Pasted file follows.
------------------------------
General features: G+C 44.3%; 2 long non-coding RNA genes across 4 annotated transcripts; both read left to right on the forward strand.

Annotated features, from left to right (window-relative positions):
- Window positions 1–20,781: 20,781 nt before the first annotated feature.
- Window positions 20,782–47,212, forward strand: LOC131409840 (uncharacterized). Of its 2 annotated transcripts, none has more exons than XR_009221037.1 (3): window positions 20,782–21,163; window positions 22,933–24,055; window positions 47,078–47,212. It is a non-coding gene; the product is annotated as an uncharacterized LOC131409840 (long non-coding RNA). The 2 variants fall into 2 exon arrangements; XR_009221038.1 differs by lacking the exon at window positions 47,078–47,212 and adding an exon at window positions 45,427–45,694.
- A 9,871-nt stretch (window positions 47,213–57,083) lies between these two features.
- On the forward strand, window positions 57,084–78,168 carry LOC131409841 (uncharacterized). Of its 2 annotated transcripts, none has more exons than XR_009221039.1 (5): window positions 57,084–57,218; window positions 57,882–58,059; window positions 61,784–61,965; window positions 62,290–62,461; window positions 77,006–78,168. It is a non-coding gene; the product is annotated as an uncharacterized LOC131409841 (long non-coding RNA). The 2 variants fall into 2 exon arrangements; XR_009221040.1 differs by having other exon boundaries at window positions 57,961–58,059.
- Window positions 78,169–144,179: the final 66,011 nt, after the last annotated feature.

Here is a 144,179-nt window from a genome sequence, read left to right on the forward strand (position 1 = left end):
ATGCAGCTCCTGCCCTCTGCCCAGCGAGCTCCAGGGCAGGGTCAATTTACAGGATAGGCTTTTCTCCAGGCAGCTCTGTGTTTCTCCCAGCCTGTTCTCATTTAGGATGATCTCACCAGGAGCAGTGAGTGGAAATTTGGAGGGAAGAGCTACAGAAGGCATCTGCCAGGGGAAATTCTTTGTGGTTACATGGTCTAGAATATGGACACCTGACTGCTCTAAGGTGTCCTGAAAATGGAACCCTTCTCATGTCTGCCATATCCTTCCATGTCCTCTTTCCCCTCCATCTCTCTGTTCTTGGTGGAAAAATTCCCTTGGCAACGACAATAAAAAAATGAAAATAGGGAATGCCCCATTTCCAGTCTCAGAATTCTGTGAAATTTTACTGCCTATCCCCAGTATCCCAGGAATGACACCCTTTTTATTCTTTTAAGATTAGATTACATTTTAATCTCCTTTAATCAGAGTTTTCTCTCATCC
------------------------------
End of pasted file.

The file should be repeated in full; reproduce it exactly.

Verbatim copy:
General features: G+C 44.3%; 2 long non-coding RNA genes across 4 annotated transcripts; both read left to right on the forward strand.

Annotated features, from left to right (window-relative positions):
- Window positions 1–20,781: 20,781 nt before the first annotated feature.
- Window positions 20,782–47,212, forward strand: LOC131409840 (uncharacterized). Of its 2 annotated transcripts, none has more exons than XR_009221037.1 (3): window positions 20,782–21,163; window positions 22,933–24,055; window positions 47,078–47,212. It is a non-coding gene; the product is annotated as an uncharacterized LOC131409840 (long non-coding RNA). The 2 variants fall into 2 exon arrangements; XR_009221038.1 differs by lacking the exon at window positions 47,078–47,212 and adding an exon at window positions 45,427–45,694.
- A 9,871-nt stretch (window positions 47,213–57,083) lies between these two features.
- On the forward strand, window positions 57,084–78,168 carry LOC131409841 (uncharacterized). Of its 2 annotated transcripts, none has more exons than XR_009221039.1 (5): window positions 57,084–57,218; window positions 57,882–58,059; window positions 61,784–61,965; window positions 62,290–62,461; window positions 77,006–78,168. It is a non-coding gene; the product is annotated as an uncharacterized LOC131409841 (long non-coding RNA). The 2 variants fall into 2 exon arrangements; XR_009221040.1 differs by having other exon boundaries at window positions 57,961–58,059.
- Window positions 78,169–144,179: the final 66,011 nt, after the last annotated feature.

Here is a 144,179-nt window from a genome sequence, read left to right on the forward strand (position 1 = left end):
ATGCAGCTCCTGCCCTCTGCCCAGCGAGCTCCAGGGCAGGGTCAATTTACAGGATAGGCTTTTCTCCAGGCAGCTCTGTGTTTCTCCCAGCCTGTTCTCATTTAGGATGATCTCACCAGGAGCAGTGAGTGGAAATTTGGAGGGAAGAGCTACAGAAGGCATCTGCCAGGGGAAATTCTTTGTGGTTACATGGTCTAGAATATGGACACCTGACTGCTCTAAGGTGTCCTGAAAATGGAACCCTTCTCATGTCTGCCATATCCTTCCATGTCCTCTTTCCCCTCCATCTCTCTGTTCTTGGTGGAAAAATTCCCTTGGCAACGACAATAAAAAAATGAAAATAGGGAATGCCCCATTTCCAGTCTCAGAATTCTGTGAAATTTTACTGCCTATCCCCAGTATCCCAGGAATGACACCCTTTTTATTCTTTTAAGATTAGATTACATTTTAATCTCCTTTAATCAGAGTTTTCTCTCATCC